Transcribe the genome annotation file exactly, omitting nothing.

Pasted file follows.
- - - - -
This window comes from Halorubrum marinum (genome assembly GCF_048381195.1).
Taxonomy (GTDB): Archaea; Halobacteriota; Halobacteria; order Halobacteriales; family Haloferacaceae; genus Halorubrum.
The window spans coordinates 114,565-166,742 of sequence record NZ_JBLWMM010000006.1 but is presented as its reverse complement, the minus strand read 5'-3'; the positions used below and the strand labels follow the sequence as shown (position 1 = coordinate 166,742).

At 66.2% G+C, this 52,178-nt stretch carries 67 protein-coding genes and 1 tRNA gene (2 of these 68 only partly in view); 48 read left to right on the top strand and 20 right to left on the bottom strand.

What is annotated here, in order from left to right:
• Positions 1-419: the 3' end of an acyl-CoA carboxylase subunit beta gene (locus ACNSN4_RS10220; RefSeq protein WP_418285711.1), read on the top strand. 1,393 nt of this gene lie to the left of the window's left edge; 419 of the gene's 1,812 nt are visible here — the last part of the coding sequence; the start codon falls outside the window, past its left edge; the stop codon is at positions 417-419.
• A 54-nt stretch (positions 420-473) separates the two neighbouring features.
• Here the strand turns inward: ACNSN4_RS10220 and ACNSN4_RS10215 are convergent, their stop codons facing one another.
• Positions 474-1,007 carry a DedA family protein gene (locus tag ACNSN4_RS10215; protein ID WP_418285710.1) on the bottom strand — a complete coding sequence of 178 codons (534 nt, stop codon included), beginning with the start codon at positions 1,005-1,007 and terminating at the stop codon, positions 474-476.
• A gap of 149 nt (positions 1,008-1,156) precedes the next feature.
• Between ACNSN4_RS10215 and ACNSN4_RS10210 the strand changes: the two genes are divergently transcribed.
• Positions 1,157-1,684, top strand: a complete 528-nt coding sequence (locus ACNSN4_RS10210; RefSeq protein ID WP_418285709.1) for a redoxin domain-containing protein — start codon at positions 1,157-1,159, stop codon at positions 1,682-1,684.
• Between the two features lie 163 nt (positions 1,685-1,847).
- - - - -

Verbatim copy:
This window comes from Halorubrum marinum (genome assembly GCF_048381195.1).
Taxonomy (GTDB): Archaea; Halobacteriota; Halobacteria; order Halobacteriales; family Haloferacaceae; genus Halorubrum.
The window spans coordinates 114,565-166,742 of sequence record NZ_JBLWMM010000006.1 but is presented as its reverse complement, the minus strand read 5'-3'; the positions used below and the strand labels follow the sequence as shown (position 1 = coordinate 166,742).

At 66.2% G+C, this 52,178-nt stretch carries 67 protein-coding genes and 1 tRNA gene (2 of these 68 only partly in view); 48 read left to right on the top strand and 20 right to left on the bottom strand.

What is annotated here, in order from left to right:
• Positions 1-419: the 3' end of an acyl-CoA carboxylase subunit beta gene (locus ACNSN4_RS10220; RefSeq protein WP_418285711.1), read on the top strand. 1,393 nt of this gene lie to the left of the window's left edge; 419 of the gene's 1,812 nt are visible here — the last part of the coding sequence; the start codon falls outside the window, past its left edge; the stop codon is at positions 417-419.
• A 54-nt stretch (positions 420-473) separates the two neighbouring features.
• Here the strand turns inward: ACNSN4_RS10220 and ACNSN4_RS10215 are convergent, their stop codons facing one another.
• Positions 474-1,007 carry a DedA family protein gene (locus tag ACNSN4_RS10215; protein ID WP_418285710.1) on the bottom strand — a complete coding sequence of 178 codons (534 nt, stop codon included), beginning with the start codon at positions 1,005-1,007 and terminating at the stop codon, positions 474-476.
• A gap of 149 nt (positions 1,008-1,156) precedes the next feature.
• Between ACNSN4_RS10215 and ACNSN4_RS10210 the strand changes: the two genes are divergently transcribed.
• Positions 1,157-1,684, top strand: a complete 528-nt coding sequence (locus ACNSN4_RS10210; RefSeq protein ID WP_418285709.1) for a redoxin domain-containing protein — start codon at positions 1,157-1,159, stop codon at positions 1,682-1,684.
• Between the two features lie 163 nt (positions 1,685-1,847).